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The Everyday Model is a photo/text work centering on the phenomenon of “ordinary-looking” people who model for everyday consumer items. Arranged in clusters of framed images and texts, each cluster brings together different ads featuring the same model, often for competing or complementary products.  By tracking the same individual across different ad campaigns, the disparate images compile a surreal visual archive of the self–one overlaid with corporate logos and advertising text. In their anticipation of emerging forms of subjectivity, one that is no longer solely performative but also branded, these images both point back to the era of mass media and forward to the rise of social media. Now everyone is an entrepreneur of their self, everyone has something to confess and someone to target, at least potentially. The images also reveal the other side of the trend of carefully curated images on social media–if real people want to look like ads, ads now want to look like real people. Framed text panels, written by the artist, shed light on the specific product or target group in question, or the artist’s own relationship to the product, underlining how many of the ads feature confessional taglines. If confession first arose in a religious context, and later emerged as a psychoanalytic tool, now confession is a branding tool increasingly deployed online and off.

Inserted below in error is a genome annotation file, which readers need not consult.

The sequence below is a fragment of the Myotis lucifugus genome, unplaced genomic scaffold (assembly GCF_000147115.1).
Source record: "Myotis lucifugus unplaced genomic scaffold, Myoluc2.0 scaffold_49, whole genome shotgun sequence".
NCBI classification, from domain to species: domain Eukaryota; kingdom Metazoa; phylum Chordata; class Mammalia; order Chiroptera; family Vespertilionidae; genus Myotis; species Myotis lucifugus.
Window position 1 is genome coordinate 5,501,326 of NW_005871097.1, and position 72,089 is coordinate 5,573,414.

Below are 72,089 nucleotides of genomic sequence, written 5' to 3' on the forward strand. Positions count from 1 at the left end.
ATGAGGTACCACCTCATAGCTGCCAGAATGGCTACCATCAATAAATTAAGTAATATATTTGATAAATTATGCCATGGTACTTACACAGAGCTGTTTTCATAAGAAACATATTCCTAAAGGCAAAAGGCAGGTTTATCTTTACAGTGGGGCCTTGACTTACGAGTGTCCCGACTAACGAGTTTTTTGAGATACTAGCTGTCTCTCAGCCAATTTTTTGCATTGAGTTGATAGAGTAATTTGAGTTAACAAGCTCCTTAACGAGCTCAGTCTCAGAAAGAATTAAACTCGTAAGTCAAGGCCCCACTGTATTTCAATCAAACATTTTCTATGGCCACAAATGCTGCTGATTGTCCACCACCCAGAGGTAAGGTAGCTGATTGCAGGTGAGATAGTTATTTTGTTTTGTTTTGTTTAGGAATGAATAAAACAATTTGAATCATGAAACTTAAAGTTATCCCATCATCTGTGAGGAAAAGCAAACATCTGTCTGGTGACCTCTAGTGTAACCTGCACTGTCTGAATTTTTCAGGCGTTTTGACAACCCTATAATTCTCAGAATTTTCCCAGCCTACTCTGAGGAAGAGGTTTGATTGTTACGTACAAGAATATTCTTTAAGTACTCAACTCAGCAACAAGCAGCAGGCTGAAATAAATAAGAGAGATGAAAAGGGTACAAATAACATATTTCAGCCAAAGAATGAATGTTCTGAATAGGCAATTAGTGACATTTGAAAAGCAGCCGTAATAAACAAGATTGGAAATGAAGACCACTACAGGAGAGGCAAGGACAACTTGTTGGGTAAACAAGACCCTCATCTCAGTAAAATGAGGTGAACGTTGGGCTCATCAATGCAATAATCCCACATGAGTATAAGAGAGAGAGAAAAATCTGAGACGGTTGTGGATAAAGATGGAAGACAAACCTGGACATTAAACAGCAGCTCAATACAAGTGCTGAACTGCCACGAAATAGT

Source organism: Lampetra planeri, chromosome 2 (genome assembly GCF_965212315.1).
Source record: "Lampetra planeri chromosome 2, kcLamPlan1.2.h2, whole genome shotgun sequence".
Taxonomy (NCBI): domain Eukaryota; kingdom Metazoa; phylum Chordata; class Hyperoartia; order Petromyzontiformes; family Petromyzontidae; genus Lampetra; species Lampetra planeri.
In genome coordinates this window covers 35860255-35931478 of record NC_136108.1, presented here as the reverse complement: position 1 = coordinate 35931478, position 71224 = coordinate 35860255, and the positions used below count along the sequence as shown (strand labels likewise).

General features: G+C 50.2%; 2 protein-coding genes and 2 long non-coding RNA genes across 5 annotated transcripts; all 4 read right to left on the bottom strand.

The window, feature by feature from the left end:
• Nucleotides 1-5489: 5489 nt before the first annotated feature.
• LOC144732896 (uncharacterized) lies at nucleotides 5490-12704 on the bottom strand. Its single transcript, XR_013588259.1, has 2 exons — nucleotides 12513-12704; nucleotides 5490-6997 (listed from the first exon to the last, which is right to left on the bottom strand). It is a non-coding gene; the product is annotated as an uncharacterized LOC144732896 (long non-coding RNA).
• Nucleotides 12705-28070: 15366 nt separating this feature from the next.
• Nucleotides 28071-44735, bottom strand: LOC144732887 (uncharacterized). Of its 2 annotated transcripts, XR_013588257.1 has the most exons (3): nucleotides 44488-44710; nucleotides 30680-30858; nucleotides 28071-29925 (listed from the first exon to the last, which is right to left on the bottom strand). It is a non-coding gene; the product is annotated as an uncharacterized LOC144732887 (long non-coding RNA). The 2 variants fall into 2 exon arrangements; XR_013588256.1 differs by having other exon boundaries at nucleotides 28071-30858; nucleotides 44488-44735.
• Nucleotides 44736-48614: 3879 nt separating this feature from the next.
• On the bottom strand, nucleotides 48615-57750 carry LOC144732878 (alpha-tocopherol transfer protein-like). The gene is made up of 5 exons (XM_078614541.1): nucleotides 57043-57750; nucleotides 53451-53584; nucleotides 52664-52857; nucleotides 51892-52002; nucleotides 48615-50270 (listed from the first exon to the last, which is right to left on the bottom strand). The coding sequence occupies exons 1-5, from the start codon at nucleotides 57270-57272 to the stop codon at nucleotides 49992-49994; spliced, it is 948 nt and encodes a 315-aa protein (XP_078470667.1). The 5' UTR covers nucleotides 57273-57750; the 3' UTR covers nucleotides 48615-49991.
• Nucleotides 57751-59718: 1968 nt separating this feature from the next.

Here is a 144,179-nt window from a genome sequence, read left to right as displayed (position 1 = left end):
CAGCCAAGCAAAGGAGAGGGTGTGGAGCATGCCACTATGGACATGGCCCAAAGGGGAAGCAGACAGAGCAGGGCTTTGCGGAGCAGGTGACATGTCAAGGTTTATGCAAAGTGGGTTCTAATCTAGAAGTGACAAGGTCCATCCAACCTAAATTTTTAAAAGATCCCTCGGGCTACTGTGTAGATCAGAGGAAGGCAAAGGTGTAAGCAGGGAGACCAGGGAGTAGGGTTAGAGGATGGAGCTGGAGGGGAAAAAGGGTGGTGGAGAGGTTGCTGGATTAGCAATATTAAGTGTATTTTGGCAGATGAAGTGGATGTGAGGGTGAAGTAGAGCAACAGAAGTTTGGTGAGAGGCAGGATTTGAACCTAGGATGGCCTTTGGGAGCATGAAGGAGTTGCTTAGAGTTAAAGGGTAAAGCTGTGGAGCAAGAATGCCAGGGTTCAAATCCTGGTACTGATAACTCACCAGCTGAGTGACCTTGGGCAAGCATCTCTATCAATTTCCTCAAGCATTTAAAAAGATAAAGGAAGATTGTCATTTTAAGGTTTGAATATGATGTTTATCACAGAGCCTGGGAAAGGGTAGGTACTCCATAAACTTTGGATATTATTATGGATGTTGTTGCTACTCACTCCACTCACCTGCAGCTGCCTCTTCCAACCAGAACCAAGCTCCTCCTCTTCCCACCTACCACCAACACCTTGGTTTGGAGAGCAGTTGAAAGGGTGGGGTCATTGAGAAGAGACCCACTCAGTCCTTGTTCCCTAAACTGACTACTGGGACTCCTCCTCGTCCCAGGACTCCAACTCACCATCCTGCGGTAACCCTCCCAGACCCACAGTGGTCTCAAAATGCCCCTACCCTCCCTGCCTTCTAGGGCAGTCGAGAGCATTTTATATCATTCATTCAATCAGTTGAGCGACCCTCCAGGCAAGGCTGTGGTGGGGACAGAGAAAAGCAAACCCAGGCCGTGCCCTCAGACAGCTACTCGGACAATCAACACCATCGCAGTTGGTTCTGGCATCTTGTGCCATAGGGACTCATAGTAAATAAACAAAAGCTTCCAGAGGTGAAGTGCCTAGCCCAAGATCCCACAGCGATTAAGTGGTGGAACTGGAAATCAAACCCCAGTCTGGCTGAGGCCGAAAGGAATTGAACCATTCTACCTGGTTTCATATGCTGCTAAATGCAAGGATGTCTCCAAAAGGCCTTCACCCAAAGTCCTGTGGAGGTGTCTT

In the above collage, the same model serves as the mother in both ads (even wearing the same type of sweater) but in fact all three of the models unwittingly play supporting roles in a family drama starring ADHD. The left side features an ad for finding correct-fitting jeans for girls, the right an ad for improving academic performance in ADHD-afflicted boys. ADHD is often overdiagnosed in boys but underdiagnosed in girls. One sign of ADHD in girls is the prevalence of an eating disorder. The male-to-female ratio of ADHD in adults is more even, due to greater self-referrals among women–often older women only recognize their ADHD after a son has been diagnosed first.

Image above: Susan P. (From Mother-Daughter Jeans to ADHD)


The Everyday Model (2021), 16 framed images, 2 unframed images, 9 framed texts

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